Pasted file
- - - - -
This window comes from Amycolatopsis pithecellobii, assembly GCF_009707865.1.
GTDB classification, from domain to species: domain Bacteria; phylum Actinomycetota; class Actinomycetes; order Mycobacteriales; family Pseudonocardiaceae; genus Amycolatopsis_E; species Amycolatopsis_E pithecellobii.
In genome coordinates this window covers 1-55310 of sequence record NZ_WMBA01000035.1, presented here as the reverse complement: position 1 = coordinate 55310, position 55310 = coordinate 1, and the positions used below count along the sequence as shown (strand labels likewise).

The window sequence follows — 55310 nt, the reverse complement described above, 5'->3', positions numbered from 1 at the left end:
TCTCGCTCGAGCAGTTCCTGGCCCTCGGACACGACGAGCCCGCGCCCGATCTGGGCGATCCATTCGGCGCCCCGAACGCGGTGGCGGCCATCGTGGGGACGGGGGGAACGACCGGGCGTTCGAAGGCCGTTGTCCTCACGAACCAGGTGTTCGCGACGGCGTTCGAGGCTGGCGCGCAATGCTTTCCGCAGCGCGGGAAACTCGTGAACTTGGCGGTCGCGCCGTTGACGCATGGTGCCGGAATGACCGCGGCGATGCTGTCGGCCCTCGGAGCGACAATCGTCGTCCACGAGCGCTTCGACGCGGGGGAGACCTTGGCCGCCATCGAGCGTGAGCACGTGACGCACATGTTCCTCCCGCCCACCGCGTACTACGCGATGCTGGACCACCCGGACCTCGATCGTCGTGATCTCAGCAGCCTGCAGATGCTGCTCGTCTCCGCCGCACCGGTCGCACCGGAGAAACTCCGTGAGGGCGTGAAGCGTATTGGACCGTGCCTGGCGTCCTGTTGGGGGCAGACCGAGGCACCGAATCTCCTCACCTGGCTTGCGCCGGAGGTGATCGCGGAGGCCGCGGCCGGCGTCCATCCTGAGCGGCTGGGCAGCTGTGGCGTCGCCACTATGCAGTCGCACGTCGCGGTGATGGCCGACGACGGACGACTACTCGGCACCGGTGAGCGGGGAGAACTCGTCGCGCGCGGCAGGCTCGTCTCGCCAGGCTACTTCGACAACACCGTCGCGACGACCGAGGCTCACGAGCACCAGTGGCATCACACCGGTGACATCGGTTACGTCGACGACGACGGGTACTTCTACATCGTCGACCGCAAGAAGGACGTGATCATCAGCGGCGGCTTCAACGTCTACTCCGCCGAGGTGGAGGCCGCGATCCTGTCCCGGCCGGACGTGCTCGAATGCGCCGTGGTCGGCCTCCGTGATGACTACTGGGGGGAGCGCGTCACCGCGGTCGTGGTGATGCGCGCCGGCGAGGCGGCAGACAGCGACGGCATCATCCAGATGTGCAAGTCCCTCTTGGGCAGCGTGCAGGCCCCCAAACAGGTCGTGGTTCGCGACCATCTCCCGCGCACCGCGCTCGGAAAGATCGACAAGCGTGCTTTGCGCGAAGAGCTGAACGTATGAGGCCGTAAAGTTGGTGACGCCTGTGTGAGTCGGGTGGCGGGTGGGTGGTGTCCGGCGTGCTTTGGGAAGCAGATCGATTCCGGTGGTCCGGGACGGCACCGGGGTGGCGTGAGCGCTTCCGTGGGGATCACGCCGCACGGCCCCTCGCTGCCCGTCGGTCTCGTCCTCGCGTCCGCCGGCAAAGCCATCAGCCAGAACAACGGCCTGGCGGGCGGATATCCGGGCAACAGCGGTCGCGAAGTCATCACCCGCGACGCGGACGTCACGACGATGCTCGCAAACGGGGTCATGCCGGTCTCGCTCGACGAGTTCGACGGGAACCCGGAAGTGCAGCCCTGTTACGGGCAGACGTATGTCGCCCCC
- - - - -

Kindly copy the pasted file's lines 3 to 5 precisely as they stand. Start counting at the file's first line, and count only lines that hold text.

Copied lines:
In genome coordinates this window covers 1-55310 of sequence record NZ_WMBA01000035.1, presented here as the reverse complement: position 1 = coordinate 55310, position 55310 = coordinate 1, and the positions used below count along the sequence as shown (strand labels likewise).

The window sequence follows — 55310 nt, the reverse complement described above, 5'->3', positions numbered from 1 at the left end:
TCTCGCTCGAGCAGTTCCTGGCCCTCGGACACGACGAGCCCGCGCCCGATCTGGGCGATCCATTCGGCGCCCCGAACGCGGTGGCGGCCATCGTGGGGACGGGGGGAACGACCGGGCGTTCGAAGGCCGTTGTCCTCACGAACCAGGTGTTCGCGACGGCGTTCGAGGCTGGCGCGCAATGCTTTCCGCAGCGCGGGAAACTCGTGAACTTGGCGGTCGCGCCGTTGACGCATGGTGCCGGAATGACCGCGGCGATGCTGTCGGCCCTCGGAGCGACAATCGTCGTCCACGAGCGCTTCGACGCGGGGGAGACCTTGGCCGCCATCGAGCGTGAGCACGTGACGCACATGTTCCTCCCGCCCACCGCGTACTACGCGATGCTGGACCACCCGGACCTCGATCGTCGTGATCTCAGCAGCCTGCAGATGCTGCTCGTCTCCGCCGCACCGGTCGCACCGGAGAAACTCCGTGAGGGCGTGAAGCGTATTGGACCGTGCCTGGCGTCCTGTTGGGGGCAGACCGAGGCACCGAATCTCCTCACCTGGCTTGCGCCGGAGGTGATCGCGGAGGCCGCGGCCGGCGTCCATCCTGAGCGGCTGGGCAGCTGTGGCGTCGCCACTATGCAGTCGCACGTCGCGGTGATGGCCGACGACGGACGACTACTCGGCACCGGTGAGCGGGGAGAACTCGTCGCGCGCGGCAGGCTCGTCTCGCCAGGCTACTTCGACAACACCGTCGCGACGACCGAGGCTCACGAGCACCAGTGGCATCACACCGGTGACATCGGTTACGTCGACGACGACGGGTACTTCTACATCGTCGACCGCAAGAAGGACGTGATCATCAGCGGCGGCTTCAACGTCTACTCCGCCGAGGTGGAGGCCGCGATCCTGTCCCGGCCGGACGTGCTCGAATGCGCCGTGGTCGGCCTCCGTGATGACTACTGGGGGGAGCGCGTCACCGCGGTCGTGGTGATGCGCGCCGGCGAGGCGGCAGACAGCGACGGCATCATCCAGATGTGCAAGTCCCTCTTGGGCAGCGTGCAGGCCCCCAAACAGGTCGTGGTTCGCGACCATCTCCCGCGCACCGCGCTCGGAAAGATCGACAAGCGTGCTTTGCGCGAAGAGCTGAACGTATGAGGCCGTAAAGTTGGTGACGCCTGTGTGAGTCGGGTGGCGGGTGGGTGGTGTCCGGCGTGCTTTGGGAAGCAGATCGATTCCGGTGGTCCGGGACGGCACCGGGGTGGCGTGAGCGCTTCCGTGGGGATCACGCCGCACGGCCCCTCGCTGCCCGTCGGTCTCGTCCTCGCGTCCGCCGGCAAAGCCATCAGCCAGAACAACGGCCTGGCGGGCGGATATCCGGGCAACAGCGGTCGCGAAGTCATCACCCGCGACGCGGACGTCACGACGATGCTCGCAAACGGGGTCATGCCGGTCTCGCTCGACGAGTTCGACGGGAACCCGGAAGTGCAGCCCTGTTACGGGCAGACGTATGTCGCCCCC